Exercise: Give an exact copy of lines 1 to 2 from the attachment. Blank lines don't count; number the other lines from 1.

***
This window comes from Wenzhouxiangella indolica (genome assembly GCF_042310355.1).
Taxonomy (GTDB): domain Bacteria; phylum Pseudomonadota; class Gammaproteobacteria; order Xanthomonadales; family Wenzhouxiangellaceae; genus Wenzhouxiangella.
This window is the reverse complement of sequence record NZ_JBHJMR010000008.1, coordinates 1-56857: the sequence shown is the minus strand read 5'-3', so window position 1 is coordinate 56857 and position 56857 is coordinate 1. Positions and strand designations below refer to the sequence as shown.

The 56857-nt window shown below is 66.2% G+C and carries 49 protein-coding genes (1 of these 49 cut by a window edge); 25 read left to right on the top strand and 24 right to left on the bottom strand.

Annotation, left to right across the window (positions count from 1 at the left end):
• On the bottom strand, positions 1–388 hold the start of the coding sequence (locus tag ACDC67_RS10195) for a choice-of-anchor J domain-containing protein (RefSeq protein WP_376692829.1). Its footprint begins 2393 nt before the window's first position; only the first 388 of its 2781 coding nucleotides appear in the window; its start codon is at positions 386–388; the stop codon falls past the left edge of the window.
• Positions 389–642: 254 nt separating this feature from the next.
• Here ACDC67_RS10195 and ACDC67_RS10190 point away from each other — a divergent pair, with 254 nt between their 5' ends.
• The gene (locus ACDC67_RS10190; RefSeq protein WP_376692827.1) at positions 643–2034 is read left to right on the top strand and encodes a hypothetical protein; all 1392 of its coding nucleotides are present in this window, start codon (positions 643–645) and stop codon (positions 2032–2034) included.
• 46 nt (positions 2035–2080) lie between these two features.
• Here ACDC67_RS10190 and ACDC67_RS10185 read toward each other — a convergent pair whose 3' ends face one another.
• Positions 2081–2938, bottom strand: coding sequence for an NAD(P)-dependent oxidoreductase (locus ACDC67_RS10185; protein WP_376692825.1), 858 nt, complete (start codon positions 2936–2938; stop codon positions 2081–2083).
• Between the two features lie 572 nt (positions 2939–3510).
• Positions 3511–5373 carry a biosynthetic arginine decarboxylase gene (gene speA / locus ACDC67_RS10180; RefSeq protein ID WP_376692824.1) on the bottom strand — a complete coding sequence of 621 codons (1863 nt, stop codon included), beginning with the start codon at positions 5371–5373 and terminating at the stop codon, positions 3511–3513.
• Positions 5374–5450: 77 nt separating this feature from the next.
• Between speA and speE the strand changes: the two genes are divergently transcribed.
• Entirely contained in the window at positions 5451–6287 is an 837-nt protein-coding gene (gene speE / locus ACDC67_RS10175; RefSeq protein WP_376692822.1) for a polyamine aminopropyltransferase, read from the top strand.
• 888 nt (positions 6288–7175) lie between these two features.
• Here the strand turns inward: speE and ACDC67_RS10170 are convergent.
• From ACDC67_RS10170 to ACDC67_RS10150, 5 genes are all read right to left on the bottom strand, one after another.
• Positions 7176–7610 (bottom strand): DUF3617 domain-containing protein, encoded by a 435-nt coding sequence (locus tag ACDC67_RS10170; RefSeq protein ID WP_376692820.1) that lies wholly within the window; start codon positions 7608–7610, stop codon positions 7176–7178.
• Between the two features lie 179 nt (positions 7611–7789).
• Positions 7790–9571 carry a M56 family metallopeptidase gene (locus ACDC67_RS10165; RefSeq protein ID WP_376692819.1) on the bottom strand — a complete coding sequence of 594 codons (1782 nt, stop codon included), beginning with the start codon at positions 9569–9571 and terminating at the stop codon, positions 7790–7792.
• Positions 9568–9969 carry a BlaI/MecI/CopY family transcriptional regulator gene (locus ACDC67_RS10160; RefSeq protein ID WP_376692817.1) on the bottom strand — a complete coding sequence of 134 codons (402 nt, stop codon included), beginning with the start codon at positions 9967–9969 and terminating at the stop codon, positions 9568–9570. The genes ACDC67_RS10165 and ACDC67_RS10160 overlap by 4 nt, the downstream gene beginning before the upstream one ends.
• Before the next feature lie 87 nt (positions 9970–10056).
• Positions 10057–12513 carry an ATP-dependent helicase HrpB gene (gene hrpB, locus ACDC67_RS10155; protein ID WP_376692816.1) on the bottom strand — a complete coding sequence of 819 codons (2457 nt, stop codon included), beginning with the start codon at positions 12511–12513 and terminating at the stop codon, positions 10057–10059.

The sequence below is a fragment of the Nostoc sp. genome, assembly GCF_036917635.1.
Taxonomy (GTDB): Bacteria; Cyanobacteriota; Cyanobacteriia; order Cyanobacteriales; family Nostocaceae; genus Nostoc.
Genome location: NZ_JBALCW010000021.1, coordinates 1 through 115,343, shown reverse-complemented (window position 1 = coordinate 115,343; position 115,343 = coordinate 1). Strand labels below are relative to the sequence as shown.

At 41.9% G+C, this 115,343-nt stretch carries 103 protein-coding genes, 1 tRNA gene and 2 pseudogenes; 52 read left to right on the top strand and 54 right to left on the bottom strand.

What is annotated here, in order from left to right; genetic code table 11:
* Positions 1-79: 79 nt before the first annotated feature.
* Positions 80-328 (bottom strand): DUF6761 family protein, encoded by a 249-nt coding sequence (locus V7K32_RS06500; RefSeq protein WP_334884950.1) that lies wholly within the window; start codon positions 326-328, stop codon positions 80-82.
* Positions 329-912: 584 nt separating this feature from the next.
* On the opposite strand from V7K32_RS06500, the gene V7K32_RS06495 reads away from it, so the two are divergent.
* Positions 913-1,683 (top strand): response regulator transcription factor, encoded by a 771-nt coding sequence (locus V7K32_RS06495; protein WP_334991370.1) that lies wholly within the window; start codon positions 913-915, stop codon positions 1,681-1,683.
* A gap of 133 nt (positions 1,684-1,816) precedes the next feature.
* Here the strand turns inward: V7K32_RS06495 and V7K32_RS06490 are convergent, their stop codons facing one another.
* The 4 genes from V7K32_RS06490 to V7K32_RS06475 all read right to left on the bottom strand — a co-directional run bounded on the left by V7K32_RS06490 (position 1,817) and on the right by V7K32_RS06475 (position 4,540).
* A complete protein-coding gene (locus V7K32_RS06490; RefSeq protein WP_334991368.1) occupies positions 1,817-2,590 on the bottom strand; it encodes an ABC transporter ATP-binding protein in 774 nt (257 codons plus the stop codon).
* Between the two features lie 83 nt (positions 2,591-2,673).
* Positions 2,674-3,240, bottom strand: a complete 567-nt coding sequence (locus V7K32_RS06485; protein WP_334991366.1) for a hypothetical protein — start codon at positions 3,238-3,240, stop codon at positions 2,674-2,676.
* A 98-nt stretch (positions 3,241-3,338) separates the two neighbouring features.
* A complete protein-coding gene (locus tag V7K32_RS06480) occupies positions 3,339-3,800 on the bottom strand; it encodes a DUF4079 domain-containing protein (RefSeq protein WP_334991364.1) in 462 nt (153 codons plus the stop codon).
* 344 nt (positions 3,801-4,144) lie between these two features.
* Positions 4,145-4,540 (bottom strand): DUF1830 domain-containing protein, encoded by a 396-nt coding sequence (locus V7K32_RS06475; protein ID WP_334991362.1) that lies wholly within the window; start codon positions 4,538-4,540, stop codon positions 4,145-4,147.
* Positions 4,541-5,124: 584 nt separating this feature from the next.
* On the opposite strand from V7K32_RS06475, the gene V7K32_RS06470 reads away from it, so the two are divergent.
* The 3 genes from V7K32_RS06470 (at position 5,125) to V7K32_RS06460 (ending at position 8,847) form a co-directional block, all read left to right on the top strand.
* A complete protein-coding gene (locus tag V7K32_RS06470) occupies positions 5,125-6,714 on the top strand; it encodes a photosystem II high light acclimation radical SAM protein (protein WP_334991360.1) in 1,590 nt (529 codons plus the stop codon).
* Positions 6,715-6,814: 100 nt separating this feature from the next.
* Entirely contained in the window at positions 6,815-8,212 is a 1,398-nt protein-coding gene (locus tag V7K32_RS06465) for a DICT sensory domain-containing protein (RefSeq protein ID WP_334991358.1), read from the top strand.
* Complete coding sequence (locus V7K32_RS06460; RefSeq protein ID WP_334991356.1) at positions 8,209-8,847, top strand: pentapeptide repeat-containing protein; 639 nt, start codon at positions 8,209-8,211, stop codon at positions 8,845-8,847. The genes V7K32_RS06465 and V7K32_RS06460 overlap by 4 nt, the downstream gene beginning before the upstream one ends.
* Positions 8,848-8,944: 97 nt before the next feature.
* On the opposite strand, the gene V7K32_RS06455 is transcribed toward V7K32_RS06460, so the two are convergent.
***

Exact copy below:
This window comes from Wenzhouxiangella indolica (genome assembly GCF_042310355.1).
Taxonomy (GTDB): domain Bacteria; phylum Pseudomonadota; class Gammaproteobacteria; order Xanthomonadales; family Wenzhouxiangellaceae; genus Wenzhouxiangella.